The ongoing installation, Native Artists of Western North America, spans over one thousand years of artistic expression. It encompasses diverse peoples and places and provides a glimpse of the natural, cultural, and spiritual worlds of these Native artists from western North America. The works on view reveal the aesthetic sensibilities and technical mastery of the artists who made them: potters transform the earth into clays and pigments; weavers gather fiber from plants and animals; and carvers search for trees that will yield strong, even wood that can be chiseled, shaped, and smoothed.
The installation is organized into focused groupings, facilitating an exploration of materials, styles, and diverse artistic voices. Here, we explore a grouping of ceramic bowls from the Mimbres Valley of New Mexico.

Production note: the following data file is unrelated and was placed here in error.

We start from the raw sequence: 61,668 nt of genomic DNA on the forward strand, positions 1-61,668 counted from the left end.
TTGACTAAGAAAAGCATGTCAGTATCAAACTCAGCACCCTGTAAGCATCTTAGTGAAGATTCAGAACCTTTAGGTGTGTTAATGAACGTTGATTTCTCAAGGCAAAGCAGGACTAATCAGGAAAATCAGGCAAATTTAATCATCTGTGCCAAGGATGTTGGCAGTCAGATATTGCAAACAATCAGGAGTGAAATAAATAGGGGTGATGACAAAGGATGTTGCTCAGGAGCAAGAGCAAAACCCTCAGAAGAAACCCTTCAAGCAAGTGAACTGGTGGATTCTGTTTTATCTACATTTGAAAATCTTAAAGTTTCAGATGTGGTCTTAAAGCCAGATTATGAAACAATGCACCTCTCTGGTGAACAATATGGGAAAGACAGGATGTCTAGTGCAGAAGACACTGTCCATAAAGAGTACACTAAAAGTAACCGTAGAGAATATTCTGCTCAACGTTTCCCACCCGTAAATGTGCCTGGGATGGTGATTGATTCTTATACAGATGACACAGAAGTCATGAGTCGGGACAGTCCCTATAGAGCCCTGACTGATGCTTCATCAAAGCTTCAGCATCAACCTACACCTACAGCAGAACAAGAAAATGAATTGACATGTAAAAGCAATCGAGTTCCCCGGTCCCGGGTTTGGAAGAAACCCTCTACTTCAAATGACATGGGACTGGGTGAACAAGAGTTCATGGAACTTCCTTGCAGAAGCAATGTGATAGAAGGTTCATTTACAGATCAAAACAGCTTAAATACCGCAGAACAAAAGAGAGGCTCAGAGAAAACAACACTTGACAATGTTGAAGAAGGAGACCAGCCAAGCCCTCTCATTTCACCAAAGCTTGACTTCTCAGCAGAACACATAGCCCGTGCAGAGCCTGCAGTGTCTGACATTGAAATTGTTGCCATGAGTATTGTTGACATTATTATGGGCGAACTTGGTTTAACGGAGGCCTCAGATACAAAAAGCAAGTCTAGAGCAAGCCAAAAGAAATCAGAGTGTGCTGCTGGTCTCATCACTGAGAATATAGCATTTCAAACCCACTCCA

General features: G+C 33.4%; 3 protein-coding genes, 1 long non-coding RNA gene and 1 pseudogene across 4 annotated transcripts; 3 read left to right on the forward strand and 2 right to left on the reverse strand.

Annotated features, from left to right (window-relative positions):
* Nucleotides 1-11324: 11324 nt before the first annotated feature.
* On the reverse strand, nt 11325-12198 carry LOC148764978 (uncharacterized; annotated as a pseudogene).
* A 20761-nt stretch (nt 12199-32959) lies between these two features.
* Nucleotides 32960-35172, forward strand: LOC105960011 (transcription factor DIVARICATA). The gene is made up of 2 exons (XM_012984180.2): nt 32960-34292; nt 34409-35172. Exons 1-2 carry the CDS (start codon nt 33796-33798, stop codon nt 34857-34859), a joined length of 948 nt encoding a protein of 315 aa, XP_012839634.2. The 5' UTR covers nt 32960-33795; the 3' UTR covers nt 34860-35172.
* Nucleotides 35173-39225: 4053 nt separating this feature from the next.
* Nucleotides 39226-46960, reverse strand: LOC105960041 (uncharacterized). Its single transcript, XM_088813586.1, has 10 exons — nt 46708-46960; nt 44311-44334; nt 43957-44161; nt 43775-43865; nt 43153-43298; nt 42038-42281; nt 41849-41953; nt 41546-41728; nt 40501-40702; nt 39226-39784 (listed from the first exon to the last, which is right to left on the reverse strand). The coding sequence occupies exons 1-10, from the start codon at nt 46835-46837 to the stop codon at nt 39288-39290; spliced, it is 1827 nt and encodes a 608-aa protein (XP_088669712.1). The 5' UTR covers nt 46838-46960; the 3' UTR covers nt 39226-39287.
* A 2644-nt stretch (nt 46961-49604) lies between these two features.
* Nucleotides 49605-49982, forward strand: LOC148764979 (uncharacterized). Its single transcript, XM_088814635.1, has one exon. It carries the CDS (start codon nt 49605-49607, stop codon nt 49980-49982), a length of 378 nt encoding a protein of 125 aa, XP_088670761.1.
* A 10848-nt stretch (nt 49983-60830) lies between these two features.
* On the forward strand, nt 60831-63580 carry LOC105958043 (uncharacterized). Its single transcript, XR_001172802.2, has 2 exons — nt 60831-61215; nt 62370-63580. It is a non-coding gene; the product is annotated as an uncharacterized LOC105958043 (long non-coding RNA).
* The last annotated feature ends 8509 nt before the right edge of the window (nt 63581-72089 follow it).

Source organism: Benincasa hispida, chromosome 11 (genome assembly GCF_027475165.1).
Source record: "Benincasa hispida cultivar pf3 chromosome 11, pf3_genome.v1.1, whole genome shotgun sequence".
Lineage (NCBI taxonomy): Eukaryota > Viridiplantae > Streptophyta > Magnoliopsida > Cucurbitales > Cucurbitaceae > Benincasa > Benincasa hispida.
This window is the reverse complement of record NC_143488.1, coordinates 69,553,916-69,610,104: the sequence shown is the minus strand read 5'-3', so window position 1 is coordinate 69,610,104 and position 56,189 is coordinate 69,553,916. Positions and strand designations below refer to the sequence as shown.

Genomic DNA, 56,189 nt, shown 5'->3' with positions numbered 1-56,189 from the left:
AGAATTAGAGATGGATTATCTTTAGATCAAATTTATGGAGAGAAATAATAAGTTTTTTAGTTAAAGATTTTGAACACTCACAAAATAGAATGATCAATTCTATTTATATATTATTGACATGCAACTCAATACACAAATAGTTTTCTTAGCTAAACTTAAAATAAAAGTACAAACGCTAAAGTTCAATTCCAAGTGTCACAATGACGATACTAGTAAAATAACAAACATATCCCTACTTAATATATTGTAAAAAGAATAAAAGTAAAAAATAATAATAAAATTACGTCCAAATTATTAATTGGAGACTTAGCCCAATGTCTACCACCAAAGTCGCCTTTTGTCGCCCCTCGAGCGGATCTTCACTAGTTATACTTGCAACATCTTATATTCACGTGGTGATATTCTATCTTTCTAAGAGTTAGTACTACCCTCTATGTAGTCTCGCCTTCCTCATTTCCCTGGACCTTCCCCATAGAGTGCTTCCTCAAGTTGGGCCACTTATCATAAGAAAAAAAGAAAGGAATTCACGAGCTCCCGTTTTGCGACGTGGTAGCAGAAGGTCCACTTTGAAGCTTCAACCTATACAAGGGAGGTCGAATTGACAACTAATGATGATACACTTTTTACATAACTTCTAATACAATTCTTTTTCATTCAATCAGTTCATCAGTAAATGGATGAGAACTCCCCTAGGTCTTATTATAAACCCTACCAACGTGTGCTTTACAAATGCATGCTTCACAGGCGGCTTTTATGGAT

The Mimbres people lived in southwestern New Mexico during the first millennium CE. We do not know what they called themselves; the culture is named for the river valley where the distinctive bowls were first unearthed. The first settlements in the valley date to around 550, and by 1100 there were at least seventeen villages situated along the Mimbres River and its tributaries. Around 1150, a sudden and substantial shift occurred in the Southwest: the neighboring Chaco and Hohokam societies toppled, and the Mimbres culture either radically transformed or collapsed as well. Relatively little is known about these ancient artists.